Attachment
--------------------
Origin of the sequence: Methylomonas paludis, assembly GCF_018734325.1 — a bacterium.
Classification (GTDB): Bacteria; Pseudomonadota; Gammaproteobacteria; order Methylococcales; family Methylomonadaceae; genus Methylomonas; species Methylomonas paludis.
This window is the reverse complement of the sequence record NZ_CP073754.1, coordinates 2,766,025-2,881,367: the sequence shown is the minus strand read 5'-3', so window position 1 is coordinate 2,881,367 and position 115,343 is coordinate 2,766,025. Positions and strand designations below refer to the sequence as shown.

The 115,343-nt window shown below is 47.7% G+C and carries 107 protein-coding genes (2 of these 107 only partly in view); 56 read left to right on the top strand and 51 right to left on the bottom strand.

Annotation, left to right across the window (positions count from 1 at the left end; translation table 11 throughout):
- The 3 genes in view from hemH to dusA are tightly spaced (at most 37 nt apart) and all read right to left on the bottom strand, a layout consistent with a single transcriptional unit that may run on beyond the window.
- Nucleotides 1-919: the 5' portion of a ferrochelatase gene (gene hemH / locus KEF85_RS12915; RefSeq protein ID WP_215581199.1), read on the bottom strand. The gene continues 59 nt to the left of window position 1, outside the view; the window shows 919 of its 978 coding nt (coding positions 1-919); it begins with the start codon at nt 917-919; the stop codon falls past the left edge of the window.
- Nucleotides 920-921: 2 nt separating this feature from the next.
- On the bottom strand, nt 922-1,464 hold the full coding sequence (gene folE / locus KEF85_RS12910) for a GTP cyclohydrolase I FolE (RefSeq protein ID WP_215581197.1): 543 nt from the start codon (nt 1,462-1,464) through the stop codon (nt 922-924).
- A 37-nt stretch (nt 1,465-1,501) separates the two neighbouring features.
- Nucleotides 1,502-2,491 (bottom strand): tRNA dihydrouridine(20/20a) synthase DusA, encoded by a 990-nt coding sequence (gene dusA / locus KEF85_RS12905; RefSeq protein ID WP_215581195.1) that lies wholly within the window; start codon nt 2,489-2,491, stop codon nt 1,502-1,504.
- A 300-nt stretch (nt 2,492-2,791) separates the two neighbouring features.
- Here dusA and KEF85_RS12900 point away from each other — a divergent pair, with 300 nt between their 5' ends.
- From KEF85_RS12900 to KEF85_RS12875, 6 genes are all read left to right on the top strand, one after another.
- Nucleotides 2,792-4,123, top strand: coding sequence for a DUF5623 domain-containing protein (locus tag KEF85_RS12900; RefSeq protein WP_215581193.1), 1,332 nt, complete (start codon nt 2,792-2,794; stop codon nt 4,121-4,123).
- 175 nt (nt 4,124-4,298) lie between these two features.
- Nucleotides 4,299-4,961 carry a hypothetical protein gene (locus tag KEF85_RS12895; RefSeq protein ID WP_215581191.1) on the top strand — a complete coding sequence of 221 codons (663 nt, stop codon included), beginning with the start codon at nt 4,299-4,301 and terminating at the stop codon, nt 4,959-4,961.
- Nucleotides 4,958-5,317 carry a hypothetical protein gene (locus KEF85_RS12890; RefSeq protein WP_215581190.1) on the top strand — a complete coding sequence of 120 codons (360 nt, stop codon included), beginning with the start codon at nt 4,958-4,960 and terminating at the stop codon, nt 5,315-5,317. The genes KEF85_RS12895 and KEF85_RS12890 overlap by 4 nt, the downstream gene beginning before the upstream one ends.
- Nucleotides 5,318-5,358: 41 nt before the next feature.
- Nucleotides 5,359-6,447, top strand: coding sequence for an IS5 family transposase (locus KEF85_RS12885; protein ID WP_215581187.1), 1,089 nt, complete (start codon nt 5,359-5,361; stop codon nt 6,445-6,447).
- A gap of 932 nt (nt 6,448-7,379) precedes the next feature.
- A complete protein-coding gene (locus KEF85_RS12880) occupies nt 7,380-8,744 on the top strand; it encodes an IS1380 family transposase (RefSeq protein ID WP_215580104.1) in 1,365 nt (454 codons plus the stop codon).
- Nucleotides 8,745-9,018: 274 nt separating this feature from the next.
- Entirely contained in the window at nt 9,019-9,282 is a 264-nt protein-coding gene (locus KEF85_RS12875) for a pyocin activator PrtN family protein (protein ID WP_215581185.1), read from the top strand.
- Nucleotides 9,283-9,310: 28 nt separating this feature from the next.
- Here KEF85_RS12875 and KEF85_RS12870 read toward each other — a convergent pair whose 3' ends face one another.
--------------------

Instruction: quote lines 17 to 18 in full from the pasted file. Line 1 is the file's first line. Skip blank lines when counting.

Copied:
- Nucleotides 4,299-4,961 carry a hypothetical protein gene (locus tag KEF85_RS12895; RefSeq protein ID WP_215581191.1) on the top strand — a complete coding sequence of 221 codons (663 nt, stop codon included), beginning with the start codon at nt 4,299-4,301 and terminating at the stop codon, nt 4,959-4,961.
- Nucleotides 4,958-5,317 carry a hypothetical protein gene (locus KEF85_RS12890; RefSeq protein WP_215581190.1) on the top strand — a complete coding sequence of 120 codons (360 nt, stop codon included), beginning with the start codon at nt 4,958-4,960 and terminating at the stop codon, nt 5,315-5,317. The genes KEF85_RS12895 and KEF85_RS12890 overlap by 4 nt, the downstream gene beginning before the upstream one ends.